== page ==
Human USP11 tissue expression data were retrieved from the Genevestigator database ( https://www.genevestigator.com/gv/) using the Anatomy function. Microarray data derived from Human 133_2 (Human Genome 47k array) Array Platform were downloaded and output as a Heatmap-Tree with the Log2 display pattern. Transcriptional factor-binding site prediction was performed with the PROMO 3.0 program ( http://www.alggen.lsi.upc.es/cgi-bin/promo_v3/promo/promoinit.cgi?dirDB=TF_8.3). A region from 3,000 bp upstream to 3,000 bp downstream of the transcriptional start site of USP11 gene was queried and all human transcription factors and all sites were selected for analysis. Microarray and clinical data of glioma patients were obtained from the REMBRANDT database ( http://www.rembrandt.nci.nih.gov/). Gene expression values derived from the Affymetrix U133 plus 2.0 Array Platform for USP11 were downloaded for all glioma samples and normal samples through the Advanced Search function and via the caINTEGRATOR homepage. ChIP-seq data were retrieved from the UCSC Genome Browser ( http://www.genome.ucsc.edu/) assembled on March 2006. The locations of transcription factors bound to human USP11 5′-regulatory region were displayed by the Encode Transcription factor ChIP-seq function.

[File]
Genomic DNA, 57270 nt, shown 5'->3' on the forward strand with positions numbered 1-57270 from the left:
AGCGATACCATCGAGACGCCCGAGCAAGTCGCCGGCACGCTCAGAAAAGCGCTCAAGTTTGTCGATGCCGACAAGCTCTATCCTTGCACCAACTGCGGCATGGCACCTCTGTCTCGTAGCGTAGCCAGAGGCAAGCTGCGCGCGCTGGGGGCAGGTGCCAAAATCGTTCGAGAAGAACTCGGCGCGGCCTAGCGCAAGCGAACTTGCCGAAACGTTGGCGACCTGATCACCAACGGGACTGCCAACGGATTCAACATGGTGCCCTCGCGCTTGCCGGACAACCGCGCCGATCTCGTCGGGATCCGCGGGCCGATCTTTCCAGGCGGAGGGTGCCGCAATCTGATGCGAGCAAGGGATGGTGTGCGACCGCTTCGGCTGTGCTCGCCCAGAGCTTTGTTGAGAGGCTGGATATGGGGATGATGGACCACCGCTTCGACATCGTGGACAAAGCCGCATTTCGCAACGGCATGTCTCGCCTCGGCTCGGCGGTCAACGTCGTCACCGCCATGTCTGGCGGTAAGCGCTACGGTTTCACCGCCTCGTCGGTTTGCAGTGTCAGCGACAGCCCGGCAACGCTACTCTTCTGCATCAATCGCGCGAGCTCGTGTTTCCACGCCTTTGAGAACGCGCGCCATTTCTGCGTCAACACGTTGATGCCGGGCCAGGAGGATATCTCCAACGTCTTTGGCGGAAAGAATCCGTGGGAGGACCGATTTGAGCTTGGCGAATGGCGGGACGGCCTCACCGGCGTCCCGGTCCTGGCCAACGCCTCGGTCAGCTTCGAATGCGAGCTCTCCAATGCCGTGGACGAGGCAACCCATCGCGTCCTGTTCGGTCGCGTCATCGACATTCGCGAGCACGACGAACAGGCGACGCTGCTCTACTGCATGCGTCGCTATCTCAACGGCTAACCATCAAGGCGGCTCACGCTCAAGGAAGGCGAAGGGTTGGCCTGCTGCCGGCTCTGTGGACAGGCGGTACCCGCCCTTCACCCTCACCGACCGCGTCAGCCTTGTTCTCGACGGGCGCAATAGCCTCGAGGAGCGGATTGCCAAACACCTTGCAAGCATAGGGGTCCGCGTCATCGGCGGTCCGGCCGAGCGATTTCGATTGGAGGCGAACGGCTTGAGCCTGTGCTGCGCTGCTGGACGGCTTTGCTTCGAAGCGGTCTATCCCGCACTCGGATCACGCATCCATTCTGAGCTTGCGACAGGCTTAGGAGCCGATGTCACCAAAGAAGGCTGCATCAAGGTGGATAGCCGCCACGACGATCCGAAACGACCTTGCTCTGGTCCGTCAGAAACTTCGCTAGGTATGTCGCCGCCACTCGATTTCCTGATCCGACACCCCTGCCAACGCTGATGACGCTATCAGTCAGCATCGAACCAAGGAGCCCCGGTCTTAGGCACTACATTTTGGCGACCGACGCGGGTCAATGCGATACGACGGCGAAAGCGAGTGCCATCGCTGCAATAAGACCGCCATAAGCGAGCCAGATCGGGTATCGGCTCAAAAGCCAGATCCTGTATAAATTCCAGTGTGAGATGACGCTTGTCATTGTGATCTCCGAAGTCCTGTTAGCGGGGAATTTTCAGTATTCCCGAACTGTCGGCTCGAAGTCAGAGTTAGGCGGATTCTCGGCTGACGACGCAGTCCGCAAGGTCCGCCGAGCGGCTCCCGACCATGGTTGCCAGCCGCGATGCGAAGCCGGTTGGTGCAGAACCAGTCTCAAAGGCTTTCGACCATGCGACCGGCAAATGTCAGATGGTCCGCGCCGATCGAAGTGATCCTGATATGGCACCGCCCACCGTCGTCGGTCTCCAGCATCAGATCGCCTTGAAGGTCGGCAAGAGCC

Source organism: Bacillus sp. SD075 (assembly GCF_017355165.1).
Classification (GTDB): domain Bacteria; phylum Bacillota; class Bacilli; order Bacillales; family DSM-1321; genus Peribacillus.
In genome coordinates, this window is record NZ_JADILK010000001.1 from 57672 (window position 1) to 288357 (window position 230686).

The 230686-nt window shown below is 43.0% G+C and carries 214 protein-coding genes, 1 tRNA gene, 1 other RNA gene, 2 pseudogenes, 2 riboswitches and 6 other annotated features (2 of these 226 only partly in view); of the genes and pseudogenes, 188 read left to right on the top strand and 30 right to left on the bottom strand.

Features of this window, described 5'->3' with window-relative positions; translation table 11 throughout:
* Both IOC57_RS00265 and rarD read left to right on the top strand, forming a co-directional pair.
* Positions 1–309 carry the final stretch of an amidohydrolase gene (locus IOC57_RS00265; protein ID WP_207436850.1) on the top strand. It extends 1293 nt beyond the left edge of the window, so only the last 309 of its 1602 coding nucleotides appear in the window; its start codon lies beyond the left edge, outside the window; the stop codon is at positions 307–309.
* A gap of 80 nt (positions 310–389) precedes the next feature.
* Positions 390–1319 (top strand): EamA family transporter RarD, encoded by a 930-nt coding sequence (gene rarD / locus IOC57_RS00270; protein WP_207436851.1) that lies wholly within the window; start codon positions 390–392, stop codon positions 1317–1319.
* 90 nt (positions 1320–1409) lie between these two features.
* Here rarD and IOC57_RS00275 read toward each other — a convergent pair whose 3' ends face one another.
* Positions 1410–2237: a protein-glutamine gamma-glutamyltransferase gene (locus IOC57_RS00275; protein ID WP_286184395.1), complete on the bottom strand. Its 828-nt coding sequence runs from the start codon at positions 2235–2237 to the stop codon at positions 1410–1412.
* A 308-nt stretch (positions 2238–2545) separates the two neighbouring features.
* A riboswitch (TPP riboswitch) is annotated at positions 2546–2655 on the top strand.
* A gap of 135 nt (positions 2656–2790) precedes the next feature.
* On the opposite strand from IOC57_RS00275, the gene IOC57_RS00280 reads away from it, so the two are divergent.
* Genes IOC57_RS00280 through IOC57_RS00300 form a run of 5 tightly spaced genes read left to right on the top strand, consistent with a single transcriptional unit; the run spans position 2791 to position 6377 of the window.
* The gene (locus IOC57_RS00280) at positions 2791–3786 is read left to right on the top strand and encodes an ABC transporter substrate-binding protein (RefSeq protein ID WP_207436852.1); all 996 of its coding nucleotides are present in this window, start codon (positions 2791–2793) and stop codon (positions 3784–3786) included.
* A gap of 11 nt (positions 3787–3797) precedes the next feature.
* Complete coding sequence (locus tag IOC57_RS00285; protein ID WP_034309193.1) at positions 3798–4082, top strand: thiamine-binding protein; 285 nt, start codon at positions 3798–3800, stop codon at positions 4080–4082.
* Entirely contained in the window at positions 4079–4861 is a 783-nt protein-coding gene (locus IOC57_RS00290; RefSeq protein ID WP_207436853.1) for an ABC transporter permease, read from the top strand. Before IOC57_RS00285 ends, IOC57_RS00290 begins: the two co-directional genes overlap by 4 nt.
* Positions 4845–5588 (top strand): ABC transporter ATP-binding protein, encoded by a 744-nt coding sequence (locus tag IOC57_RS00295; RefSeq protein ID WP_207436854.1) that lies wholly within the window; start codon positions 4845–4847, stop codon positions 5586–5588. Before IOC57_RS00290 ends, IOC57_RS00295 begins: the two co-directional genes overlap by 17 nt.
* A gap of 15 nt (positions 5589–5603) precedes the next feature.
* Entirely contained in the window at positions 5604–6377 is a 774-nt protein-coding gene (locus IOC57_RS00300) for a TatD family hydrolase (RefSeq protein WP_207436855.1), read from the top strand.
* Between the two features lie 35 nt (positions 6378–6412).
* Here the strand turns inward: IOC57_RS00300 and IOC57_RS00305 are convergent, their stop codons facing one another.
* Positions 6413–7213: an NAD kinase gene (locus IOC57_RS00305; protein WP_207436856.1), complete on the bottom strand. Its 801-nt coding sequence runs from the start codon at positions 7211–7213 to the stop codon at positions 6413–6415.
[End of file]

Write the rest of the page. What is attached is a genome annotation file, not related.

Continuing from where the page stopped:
The two-tailed, Student’s t-test was used to compare between two groups and expressed as P-values. *P<0.05, **P<0.01 and ***P<0.001. The Fisher’s exact test was used to compare the dichotomous variables. The Kaplan–Meier estimation and the log-rank test were used to compare the survival difference. All data were derived from independent experiments and the cells were not pooled across experiments.
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We thank National RNAi Core Facility for shRNA constructs, DUB shRNA library and analysis with Cellomics Arrayscan HT fluorescence microscope; Ming-Zong Lai, Winston CY Yu, Yi-Ching Wang, Li-Jung Juan, Hsiu-Ming Shih and Ing-Ming Chiu for reagents and cell lines; Ching-Chun Hung for confocal analysis; Kun Ping Lu and Li-Jung Juan for discussions; and Hsiu-Ming Shih for critical reading of the manuscript. This work was supported by National Science Council Frontier Grant 101-2321-B-001-007 and National Health Research Institute Grant NHRI-EX102-10205NI.
The authors declare no competing financial interests.
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Wu, HC., Lin, YC., Liu, CH. et al. USP11 regulates PML stability to control Notch-induced malignancy in brain tumours. Nat Commun 5, 3214 (2014). https://doi.org/10.1038/ncomms4214